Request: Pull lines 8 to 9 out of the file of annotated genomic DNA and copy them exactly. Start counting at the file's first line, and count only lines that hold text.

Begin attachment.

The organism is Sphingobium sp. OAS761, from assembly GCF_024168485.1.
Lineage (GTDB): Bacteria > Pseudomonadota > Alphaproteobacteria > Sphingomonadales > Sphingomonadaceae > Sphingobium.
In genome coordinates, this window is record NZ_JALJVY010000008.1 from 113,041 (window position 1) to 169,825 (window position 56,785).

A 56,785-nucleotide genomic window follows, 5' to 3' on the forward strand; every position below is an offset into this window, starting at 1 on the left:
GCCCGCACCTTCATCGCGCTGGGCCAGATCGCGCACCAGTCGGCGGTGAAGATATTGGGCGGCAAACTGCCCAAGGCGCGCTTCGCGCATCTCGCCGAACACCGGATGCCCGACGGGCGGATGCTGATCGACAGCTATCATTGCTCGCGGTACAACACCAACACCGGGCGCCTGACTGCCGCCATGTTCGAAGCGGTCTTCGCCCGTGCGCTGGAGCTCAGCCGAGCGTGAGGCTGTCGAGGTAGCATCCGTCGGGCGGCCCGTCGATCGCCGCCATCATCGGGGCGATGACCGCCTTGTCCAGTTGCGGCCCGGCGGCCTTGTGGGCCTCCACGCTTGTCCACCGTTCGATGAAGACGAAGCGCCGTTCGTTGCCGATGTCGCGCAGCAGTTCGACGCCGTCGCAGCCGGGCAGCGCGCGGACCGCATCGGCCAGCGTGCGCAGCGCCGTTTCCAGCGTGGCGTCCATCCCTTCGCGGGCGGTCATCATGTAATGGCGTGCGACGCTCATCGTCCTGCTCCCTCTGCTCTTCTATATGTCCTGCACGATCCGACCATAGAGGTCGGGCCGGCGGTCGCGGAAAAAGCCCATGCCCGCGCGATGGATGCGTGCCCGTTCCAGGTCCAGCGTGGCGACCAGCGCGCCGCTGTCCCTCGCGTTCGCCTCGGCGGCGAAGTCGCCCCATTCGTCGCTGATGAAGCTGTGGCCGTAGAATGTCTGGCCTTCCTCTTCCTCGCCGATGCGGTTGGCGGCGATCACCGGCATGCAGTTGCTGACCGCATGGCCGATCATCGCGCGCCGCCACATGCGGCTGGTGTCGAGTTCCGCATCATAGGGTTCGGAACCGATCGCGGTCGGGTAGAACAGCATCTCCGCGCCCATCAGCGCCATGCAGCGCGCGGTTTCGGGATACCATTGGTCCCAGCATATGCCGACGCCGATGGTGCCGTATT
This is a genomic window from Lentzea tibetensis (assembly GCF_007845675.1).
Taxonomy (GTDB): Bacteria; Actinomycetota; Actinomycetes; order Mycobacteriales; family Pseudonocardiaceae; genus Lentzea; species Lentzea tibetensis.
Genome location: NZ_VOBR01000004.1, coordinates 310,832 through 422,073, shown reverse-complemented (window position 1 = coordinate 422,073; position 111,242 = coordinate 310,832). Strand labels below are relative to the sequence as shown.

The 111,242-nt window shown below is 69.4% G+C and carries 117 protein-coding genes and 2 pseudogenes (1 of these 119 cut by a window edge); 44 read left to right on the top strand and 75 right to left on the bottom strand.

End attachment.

Genome location: NZ_VOBR01000004.1, coordinates 310,832 through 422,073, shown reverse-complemented (window position 1 = coordinate 422,073; position 111,242 = coordinate 310,832). Strand labels below are relative to the sequence as shown.

The 111,242-nt window shown below is 69.4% G+C and carries 117 protein-coding genes and 2 pseudogenes (1 of these 119 cut by a window edge); 44 read left to right on the top strand and 75 right to left on the bottom strand.